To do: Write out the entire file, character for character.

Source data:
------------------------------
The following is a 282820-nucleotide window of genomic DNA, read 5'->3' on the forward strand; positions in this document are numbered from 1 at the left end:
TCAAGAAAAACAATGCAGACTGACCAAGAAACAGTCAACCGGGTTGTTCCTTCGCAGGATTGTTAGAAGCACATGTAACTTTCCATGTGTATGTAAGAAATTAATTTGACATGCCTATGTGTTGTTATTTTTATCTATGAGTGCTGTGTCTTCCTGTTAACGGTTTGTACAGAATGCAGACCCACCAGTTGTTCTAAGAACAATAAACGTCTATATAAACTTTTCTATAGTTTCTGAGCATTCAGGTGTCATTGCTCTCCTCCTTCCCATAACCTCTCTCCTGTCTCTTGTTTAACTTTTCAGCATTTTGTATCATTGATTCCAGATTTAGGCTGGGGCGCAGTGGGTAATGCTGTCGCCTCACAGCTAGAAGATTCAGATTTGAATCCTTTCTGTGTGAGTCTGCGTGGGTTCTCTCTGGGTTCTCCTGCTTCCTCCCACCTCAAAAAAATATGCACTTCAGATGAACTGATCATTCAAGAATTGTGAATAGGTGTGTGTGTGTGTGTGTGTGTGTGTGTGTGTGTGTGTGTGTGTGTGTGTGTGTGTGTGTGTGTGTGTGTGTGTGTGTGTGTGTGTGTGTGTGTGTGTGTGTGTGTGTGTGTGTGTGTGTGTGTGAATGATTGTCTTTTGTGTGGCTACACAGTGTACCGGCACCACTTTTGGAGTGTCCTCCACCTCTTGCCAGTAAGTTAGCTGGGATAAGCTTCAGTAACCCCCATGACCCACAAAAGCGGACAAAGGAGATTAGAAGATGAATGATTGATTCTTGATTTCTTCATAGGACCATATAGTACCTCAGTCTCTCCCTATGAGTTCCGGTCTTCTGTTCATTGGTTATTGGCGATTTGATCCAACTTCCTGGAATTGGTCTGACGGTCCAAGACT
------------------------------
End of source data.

The following is a 282820-nucleotide window of genomic DNA, read 5'->3' on the forward strand; positions in this document are numbered from 1 at the left end:
TCAAGAAAAACAATGCAGACTGACCAAGAAACAGTCAACCGGGTTGTTCCTTCGCAGGATTGTTAGAAGCACATGTAACTTTCCATGTGTATGTAAGAAATTAATTTGACATGCCTATGTGTTGTTATTTTTATCTATGAGTGCTGTGTCTTCCTGTTAACGGTTTGTACAGAATGCAGACCCACCAGTTGTTCTAAGAACAATAAACGTCTATATAAACTTTTCTATAGTTTCTGAGCATTCAGGTGTCATTGCTCTCCTCCTTCCCATAACCTCTCTCCTGTCTCTTGTTTAACTTTTCAGCATTTTGTATCATTGATTCCAGATTTAGGCTGGGGCGCAGTGGGTAATGCTGTCGCCTCACAGCTAGAAGATTCAGATTTGAATCCTTTCTGTGTGAGTCTGCGTGGGTTCTCTCTGGGTTCTCCTGCTTCCTCCCACCTCAAAAAAATATGCACTTCAGATGAACTGATCATTCAAGAATTGTGAATAGGTGTGTGTGTGTGTGTGTGTGTGTGTGTGTGTGTGTGTGTGTGTGTGTGTGTGTGTGTGTGTGTGTGTGTGTGTGTGTGTGTGTGTGTGTGTGTGTGTGTGTGTGTGTGTGTGTGTGTGTGTGTGAATGATTGTCTTTTGTGTGGCTACACAGTGTACCGGCACCACTTTTGGAGTGTCCTCCACCTCTTGCCAGTAAGTTAGCTGGGATAAGCTTCAGTAACCCCCATGACCCACAAAAGCGGACAAAGGAGATTAGAAGATGAATGATTGATTCTTGATTTCTTCATAGGACCATATAGTACCTCAGTCTCTCCCTATGAGTTCCGGTCTTCTGTTCATTGGTTATTGGCGATTTGATCCAACTTCCTGGAATTGGTCTGACGGTCCAAGACT